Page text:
Prediction of Psychological Distress Among Persons With Spinal Cord Injury or Acquired Brain Injury and Their Significant Others

Arch Phys Med Rehabil. 2020 Dec;101(12):2093-2102. doi: 10.1016/j.apmr.2020.05.023. Epub 2020 Jun 27.


Objectives: To identify intra- and interpersonal sociodemographic, injury-related, and psychological variables measured at admission of inpatient rehabilitation that predict psychological distress among dyads of individuals with spinal cord injury (SCI) or acquired brain injury (ABI) and their significant others (ie, individuals close to the individual with a disability, mostly family members) 6 months after discharge. Differences in predictors were investigated for persons with SCI or ABI and their significant others and were compared between diagnoses.

Design: Prospective longitudinal study.

Setting: Twelve Dutch rehabilitation centers.

Participants: Dyads (N=157) consisting of adults with SCI or ABI who were admitted to inpatient rehabilitation and their adult significant others.

Interventions: Not applicable.

Main outcome measures: Psychological distress (Hospital Anxiety and Depression Scale).

Results: Sociodemographic and injury-related variables were not or were only weakly associated with psychological distress among individuals with SCI or ABI and their significant others 6 months after discharge. Bivariately, higher baseline psychological distress, lower scores on adaptive psychological characteristics (combination of self-efficacy, proactive coping, purpose in life, resilience), and higher scores on maladaptive psychological characteristics (combination of passive coping, neuroticism, appraisals of threat and loss) were related to higher psychological distress, as well as crosswise between individuals with SCI or ABI and their significant others, although less strongly. Combined prediction models showed that psychological distress among persons with SCI or ABI was predicted by education level of their significant other, their own baseline psychological distress, and their own maladaptive psychological characteristics (explained variance, 41.9%). Among significant others, only their own baseline psychological distress predicted psychological distress (explained variance, 40.4%). Results were comparable across diagnoses.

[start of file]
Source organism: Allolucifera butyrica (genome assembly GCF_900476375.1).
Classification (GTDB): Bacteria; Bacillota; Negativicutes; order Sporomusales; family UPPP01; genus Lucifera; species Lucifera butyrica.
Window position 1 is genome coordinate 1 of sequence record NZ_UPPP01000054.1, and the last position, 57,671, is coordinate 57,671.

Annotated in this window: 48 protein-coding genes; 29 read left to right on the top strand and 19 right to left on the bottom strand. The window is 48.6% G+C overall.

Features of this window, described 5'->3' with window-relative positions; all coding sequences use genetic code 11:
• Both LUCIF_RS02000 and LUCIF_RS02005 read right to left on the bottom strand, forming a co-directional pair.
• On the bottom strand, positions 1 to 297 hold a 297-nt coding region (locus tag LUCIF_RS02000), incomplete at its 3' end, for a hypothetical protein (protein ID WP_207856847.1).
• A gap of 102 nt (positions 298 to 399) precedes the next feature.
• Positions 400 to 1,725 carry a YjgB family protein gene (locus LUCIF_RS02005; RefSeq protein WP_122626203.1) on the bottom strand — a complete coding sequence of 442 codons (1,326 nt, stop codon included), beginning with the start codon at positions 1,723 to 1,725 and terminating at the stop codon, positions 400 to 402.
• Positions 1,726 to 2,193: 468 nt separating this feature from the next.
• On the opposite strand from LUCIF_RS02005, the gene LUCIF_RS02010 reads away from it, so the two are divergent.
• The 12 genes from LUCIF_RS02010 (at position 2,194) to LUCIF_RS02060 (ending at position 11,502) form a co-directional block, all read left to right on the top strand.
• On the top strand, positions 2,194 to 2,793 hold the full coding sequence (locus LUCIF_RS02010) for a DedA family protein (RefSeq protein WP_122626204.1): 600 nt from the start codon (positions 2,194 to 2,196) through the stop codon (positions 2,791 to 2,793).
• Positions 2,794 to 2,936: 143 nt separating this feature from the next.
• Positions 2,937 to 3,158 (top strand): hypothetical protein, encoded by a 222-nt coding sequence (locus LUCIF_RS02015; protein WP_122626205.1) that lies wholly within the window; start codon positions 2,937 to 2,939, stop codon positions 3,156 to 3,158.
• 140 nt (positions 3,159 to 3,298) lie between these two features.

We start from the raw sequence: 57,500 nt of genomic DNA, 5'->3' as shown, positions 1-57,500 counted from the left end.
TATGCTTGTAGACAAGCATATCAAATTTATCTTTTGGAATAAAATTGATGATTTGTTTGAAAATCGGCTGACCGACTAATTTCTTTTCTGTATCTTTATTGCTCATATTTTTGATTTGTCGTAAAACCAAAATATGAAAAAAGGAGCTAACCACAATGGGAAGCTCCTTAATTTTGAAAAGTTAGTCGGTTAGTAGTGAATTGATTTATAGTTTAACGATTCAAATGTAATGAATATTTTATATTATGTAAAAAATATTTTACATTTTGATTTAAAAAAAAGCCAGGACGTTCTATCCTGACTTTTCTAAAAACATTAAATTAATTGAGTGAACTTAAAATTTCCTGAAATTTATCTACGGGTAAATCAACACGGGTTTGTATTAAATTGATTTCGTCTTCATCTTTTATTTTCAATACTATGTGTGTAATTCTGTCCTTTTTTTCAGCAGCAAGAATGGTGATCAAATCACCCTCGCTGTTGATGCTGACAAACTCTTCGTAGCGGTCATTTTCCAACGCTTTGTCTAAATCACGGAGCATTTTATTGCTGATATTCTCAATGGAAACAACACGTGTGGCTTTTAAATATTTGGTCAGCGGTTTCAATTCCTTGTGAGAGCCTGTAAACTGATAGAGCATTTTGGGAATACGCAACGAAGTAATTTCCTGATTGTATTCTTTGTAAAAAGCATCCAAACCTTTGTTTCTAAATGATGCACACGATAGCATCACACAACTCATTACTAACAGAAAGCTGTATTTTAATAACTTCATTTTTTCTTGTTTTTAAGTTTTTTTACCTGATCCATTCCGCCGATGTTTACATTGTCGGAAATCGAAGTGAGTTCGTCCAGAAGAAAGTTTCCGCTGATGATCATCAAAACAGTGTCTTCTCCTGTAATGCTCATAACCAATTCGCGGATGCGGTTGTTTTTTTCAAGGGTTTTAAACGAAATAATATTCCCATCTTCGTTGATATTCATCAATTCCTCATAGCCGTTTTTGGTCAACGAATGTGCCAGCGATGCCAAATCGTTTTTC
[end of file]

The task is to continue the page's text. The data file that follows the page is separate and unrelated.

Conclusions: Although a dyadic connection was shown, primarily one's own baseline psychological distress and psychological characteristics were important in the prediction of later psychological distress among both individuals with SCI or ABI and their significant others. Screening based on these variables could help to identify persons at risk for psychological distress.

Keywords: Brain injuries; Caregivers; Mental health; Rehabilitation; Spinal cord injuries.

Publication types

  • Multicenter Study
  • Research Support, Non-U.S. Gov't

MeSH terms

  • Adaptation, Psychological
  • Adolescent
  • Adult
  • Aged
  • Aged, 80 and over
  • Brain Injuries / psychology*
  • Brain Injuries / rehabilitation
  • Family / psychology*
  • Female
  • Humans
  • Inpatients / psychology*
  • Longitudinal Studies
  • Male
  • Middle Aged
  • Netherlands
  • Patient Discharge
  • Prospective Studies
  • Psychiatric Status Rating Scales
  • Psychological Distress*
  • Rehabilitation Centers
  • Sexual Partners / psychology
  • Spinal Cord Injuries / psychology*
  • Spinal Cord Injuries / rehabilitation
  • Young Adult